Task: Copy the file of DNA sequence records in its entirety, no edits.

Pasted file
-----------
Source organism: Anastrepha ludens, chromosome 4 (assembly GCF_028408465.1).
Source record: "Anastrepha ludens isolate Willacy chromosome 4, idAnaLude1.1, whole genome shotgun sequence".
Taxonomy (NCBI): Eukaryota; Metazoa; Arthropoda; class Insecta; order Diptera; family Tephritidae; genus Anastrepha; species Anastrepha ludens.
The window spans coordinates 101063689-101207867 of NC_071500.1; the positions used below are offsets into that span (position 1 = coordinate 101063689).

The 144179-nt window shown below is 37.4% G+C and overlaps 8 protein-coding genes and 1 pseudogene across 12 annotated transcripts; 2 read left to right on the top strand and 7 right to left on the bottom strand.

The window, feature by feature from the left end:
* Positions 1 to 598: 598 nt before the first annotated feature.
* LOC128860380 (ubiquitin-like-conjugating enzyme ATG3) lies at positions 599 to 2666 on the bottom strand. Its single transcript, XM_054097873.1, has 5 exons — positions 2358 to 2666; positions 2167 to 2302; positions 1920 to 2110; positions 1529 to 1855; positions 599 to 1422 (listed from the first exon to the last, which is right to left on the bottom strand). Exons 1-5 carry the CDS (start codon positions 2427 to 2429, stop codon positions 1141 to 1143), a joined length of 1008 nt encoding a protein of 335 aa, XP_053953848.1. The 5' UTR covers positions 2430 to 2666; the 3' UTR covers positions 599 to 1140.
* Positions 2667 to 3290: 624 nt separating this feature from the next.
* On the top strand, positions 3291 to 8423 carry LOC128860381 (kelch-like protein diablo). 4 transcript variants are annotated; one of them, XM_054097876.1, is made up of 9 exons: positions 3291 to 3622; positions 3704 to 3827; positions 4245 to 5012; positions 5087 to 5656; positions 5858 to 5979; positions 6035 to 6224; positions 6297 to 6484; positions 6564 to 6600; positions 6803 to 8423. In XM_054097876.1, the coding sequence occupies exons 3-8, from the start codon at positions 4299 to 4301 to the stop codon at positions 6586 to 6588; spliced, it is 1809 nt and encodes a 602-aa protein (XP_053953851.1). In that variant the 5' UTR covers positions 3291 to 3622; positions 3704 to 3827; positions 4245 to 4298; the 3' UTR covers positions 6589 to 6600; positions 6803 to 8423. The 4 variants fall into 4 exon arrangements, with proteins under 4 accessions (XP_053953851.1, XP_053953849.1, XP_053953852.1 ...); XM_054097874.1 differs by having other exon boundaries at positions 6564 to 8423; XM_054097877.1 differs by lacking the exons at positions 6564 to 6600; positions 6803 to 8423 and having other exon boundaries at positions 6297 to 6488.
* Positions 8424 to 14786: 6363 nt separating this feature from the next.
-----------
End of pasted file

Source organism: Anastrepha ludens, chromosome 4 (assembly GCF_028408465.1).
Source record: "Anastrepha ludens isolate Willacy chromosome 4, idAnaLude1.1, whole genome shotgun sequence".
Taxonomy (NCBI): Eukaryota; Metazoa; Arthropoda; class Insecta; order Diptera; family Tephritidae; genus Anastrepha; species Anastrepha ludens.
The window spans coordinates 101063689-101207867 of NC_071500.1; the positions used below are offsets into that span (position 1 = coordinate 101063689).

The 144179-nt window shown below is 37.4% G+C and overlaps 8 protein-coding genes and 1 pseudogene across 12 annotated transcripts; 2 read left to right on the top strand and 7 right to left on the bottom strand.

The window, feature by feature from the left end:
* Positions 1 to 598: 598 nt before the first annotated feature.
* LOC128860380 (ubiquitin-like-conjugating enzyme ATG3) lies at positions 599 to 2666 on the bottom strand. Its single transcript, XM_054097873.1, has 5 exons — positions 2358 to 2666; positions 2167 to 2302; positions 1920 to 2110; positions 1529 to 1855; positions 599 to 1422 (listed from the first exon to the last, which is right to left on the bottom strand). Exons 1-5 carry the CDS (start codon positions 2427 to 2429, stop codon positions 1141 to 1143), a joined length of 1008 nt encoding a protein of 335 aa, XP_053953848.1. The 5' UTR covers positions 2430 to 2666; the 3' UTR covers positions 599 to 1140.
* Positions 2667 to 3290: 624 nt separating this feature from the next.
* On the top strand, positions 3291 to 8423 carry LOC128860381 (kelch-like protein diablo). 4 transcript variants are annotated; one of them, XM_054097876.1, is made up of 9 exons: positions 3291 to 3622; positions 3704 to 3827; positions 4245 to 5012; positions 5087 to 5656; positions 5858 to 5979; positions 6035 to 6224; positions 6297 to 6484; positions 6564 to 6600; positions 6803 to 8423. In XM_054097876.1, the coding sequence occupies exons 3-8, from the start codon at positions 4299 to 4301 to the stop codon at positions 6586 to 6588; spliced, it is 1809 nt and encodes a 602-aa protein (XP_053953851.1). In that variant the 5' UTR covers positions 3291 to 3622; positions 3704 to 3827; positions 4245 to 4298; the 3' UTR covers positions 6589 to 6600; positions 6803 to 8423. The 4 variants fall into 4 exon arrangements, with proteins under 4 accessions (XP_053953851.1, XP_053953849.1, XP_053953852.1 ...); XM_054097874.1 differs by having other exon boundaries at positions 6564 to 8423; XM_054097877.1 differs by lacking the exons at positions 6564 to 6600; positions 6803 to 8423 and having other exon boundaries at positions 6297 to 6488.
* Positions 8424 to 14786: 6363 nt separating this feature from the next.